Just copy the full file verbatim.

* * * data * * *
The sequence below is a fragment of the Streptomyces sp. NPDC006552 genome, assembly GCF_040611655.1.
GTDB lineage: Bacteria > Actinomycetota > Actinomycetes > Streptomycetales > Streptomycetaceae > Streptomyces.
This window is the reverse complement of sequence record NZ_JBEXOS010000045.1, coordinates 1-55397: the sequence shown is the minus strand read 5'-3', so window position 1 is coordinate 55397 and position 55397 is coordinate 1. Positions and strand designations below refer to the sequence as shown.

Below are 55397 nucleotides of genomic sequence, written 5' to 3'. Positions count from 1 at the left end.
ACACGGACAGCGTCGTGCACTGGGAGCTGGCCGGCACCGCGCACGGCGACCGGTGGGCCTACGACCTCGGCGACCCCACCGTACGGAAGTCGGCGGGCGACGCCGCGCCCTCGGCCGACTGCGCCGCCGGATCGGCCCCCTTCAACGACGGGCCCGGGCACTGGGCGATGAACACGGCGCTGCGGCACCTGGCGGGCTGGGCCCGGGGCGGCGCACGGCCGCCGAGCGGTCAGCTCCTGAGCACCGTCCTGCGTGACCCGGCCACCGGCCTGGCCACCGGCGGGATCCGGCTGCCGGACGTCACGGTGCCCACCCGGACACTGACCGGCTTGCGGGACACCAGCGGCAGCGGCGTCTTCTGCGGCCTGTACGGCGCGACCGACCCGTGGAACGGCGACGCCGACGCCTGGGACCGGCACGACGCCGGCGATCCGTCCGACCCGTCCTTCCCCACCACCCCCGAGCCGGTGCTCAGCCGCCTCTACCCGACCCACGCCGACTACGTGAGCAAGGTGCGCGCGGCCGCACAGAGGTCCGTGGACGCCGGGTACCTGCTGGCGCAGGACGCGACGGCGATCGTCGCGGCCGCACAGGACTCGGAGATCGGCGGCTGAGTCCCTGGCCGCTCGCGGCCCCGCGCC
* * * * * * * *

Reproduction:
The sequence below is a fragment of the Streptomyces sp. NPDC006552 genome, assembly GCF_040611655.1.
GTDB lineage: Bacteria > Actinomycetota > Actinomycetes > Streptomycetales > Streptomycetaceae > Streptomyces.
This window is the reverse complement of sequence record NZ_JBEXOS010000045.1, coordinates 1-55397: the sequence shown is the minus strand read 5'-3', so window position 1 is coordinate 55397 and position 55397 is coordinate 1. Positions and strand designations below refer to the sequence as shown.

Below are 55397 nucleotides of genomic sequence, written 5' to 3'. Positions count from 1 at the left end.
ACACGGACAGCGTCGTGCACTGGGAGCTGGCCGGCACCGCGCACGGCGACCGGTGGGCCTACGACCTCGGCGACCCCACCGTACGGAAGTCGGCGGGCGACGCCGCGCCCTCGGCCGACTGCGCCGCCGGATCGGCCCCCTTCAACGACGGGCCCGGGCACTGGGCGATGAACACGGCGCTGCGGCACCTGGCGGGCTGGGCCCGGGGCGGCGCACGGCCGCCGAGCGGTCAGCTCCTGAGCACCGTCCTGCGTGACCCGGCCACCGGCCTGGCCACCGGCGGGATCCGGCTGCCGGACGTCACGGTGCCCACCCGGACACTGACCGGCTTGCGGGACACCAGCGGCAGCGGCGTCTTCTGCGGCCTGTACGGCGCGACCGACCCGTGGAACGGCGACGCCGACGCCTGGGACCGGCACGACGCCGGCGATCCGTCCGACCCGTCCTTCCCCACCACCCCCGAGCCGGTGCTCAGCCGCCTCTACCCGACCCACGCCGACTACGTGAGCAAGGTGCGCGCGGCCGCACAGAGGTCCGTGGACGCCGGGTACCTGCTGGCGCAGGACGCGACGGCGATCGTCGCGGCCGCACAGGACTCGGAGATCGGCGGCTGAGTCCCTGGCCGCTCGCGGCCCCGCGCC